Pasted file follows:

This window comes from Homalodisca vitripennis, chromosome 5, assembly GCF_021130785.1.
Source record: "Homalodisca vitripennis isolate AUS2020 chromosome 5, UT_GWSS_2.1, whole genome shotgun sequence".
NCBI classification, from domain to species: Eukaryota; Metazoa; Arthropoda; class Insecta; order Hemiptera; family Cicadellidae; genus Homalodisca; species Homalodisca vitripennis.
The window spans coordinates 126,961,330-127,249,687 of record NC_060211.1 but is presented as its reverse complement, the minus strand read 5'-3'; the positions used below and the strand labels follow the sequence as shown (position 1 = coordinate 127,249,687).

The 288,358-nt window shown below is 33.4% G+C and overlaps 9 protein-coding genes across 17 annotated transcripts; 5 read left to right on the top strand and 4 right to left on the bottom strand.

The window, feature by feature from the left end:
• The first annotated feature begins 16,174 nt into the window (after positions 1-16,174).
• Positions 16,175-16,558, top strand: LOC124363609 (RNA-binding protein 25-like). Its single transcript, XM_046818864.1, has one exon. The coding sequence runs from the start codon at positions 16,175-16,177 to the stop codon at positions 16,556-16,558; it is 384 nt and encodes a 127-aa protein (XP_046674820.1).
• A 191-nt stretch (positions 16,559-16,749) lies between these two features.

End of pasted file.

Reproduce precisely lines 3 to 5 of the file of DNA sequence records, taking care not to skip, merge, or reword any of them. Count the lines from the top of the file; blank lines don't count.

NCBI classification, from domain to species: Eukaryota; Metazoa; Arthropoda; class Insecta; order Hemiptera; family Cicadellidae; genus Homalodisca; species Homalodisca vitripennis.
The window spans coordinates 126,961,330-127,249,687 of record NC_060211.1 but is presented as its reverse complement, the minus strand read 5'-3'; the positions used below and the strand labels follow the sequence as shown (position 1 = coordinate 127,249,687).

The 288,358-nt window shown below is 33.4% G+C and overlaps 9 protein-coding genes across 17 annotated transcripts; 5 read left to right on the top strand and 4 right to left on the bottom strand.